Tim Clark: T W I T C H B O Y S

We need to talk about Twitch chat. Until recently I hadn't spent much time watching streams, but since being bitten by Hearthstone's virulent bug, these days I spend evenings and weekends hopping between my favourite players and tournaments. So I've now seen a lot of chat, and it probably goes without saying that much of what people are prepared to type in there would be unacceptable on almost any other publishing platform. Casual racism, sexism as standard, the endless ASCII dongers… I actually quite like the dongers.

Without suggesting it makes the toxic stuff okay—because it doesn't—I do think chat has the capacity to be hugely entertaining too. Last weekend I was watching Kitkatz' stream , when one particulary canny user managed to gull him into clicking on his 'new Warrior deck'. Which, with night-following-day inevitability, was a dickpic. As indeed were the next three links, each of which were presented with entreaties, (and eventually financial incentive in the form of a big donation), that this time it the link really would be a Warrior deck. Which they weren't. They were more dicks, posed with moustaches, and in taco shells. Obviously supremely childish, but past midnight and a few ciders to the wind it was also a lot of funny.

I won't pretend to know how to fix the things wrong with Twitch chat (but good luck, Amazon!) but I do know what I like about it, and that's the moments when a good joke takes off and chat explodes, the gag mutating before your eyes. There's probably an insightful sociological paper to be written about Twitch chat. But it'll have to include links to dickpics.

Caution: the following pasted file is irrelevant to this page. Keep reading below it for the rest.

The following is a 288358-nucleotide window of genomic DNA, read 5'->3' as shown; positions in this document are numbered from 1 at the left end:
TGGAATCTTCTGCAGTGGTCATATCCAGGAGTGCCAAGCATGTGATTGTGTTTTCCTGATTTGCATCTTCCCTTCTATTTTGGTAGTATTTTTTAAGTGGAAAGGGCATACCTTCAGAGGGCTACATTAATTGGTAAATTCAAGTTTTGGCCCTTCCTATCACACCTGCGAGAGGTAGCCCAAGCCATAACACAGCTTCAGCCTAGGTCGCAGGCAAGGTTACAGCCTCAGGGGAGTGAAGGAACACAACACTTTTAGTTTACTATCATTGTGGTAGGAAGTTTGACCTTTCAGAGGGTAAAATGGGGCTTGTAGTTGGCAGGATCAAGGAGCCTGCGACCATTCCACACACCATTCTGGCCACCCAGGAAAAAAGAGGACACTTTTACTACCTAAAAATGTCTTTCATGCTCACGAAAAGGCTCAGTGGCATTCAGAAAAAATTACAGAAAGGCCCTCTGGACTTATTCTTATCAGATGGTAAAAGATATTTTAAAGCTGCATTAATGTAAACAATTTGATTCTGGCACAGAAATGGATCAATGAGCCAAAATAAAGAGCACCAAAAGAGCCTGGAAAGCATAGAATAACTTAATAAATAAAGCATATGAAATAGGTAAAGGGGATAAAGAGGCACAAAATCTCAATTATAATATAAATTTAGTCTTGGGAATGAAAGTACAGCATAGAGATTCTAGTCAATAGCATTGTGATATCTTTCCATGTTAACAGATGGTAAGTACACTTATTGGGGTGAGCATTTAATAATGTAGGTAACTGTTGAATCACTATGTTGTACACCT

Cory Banks: Consumer Rift coming next summer

Next summer, we'll be able to leave our physical meatbag bodies behind and live in a better, more virtual, reality. At least, that's what our buddies at TechRadar say, based on some strong sources: The Oculus Rift consumer version will be available summer 2015 as a “beta,” kind of like how Google Glass was released. Coupled with reports that the consumer version will be $400 or less —and Andy Kelly's undying enthusiasm for the tech—I'm more and more convinced that this is a big part of the future of PC gaming. My meatbag body is ready.

Tyler Wilde: Seinfeld will never die

Do you think I care that Jerry Seinfeld made Bee Movie or gets coffee with comedians in cars these days? Do you think I'll ever move on? Hey, Julia Louis-Dreyfus is in Veep now, she's moved on, so... So what? And Jason Alexander was in The Hunchback of Notre Dame II. Who cares. Come on, Veep is pretty good. I mean, Seinfeld ended 16 years ago. Get over it . Never! I'm too afraid of the real world to stop living in memories of the '90s—and you're coming with me, dammit. You will look at this recreation of the Seinfeld cast and set in The Sims 4 and you will appreciate its attention to detail and you will agree that it was the best show ever, because I will meet any debate on the topic by clapping my hands over my ears and loudly singing “Downtown” (featured in episode 131, "The Bottle Deposit, Part One").

As an inveterate Hearthstone addict, Tim spends most of his time trying to explain why all Priest players are degenerates. The rest of his day is spent playing Destiny 2. Seriously, he's on it right now.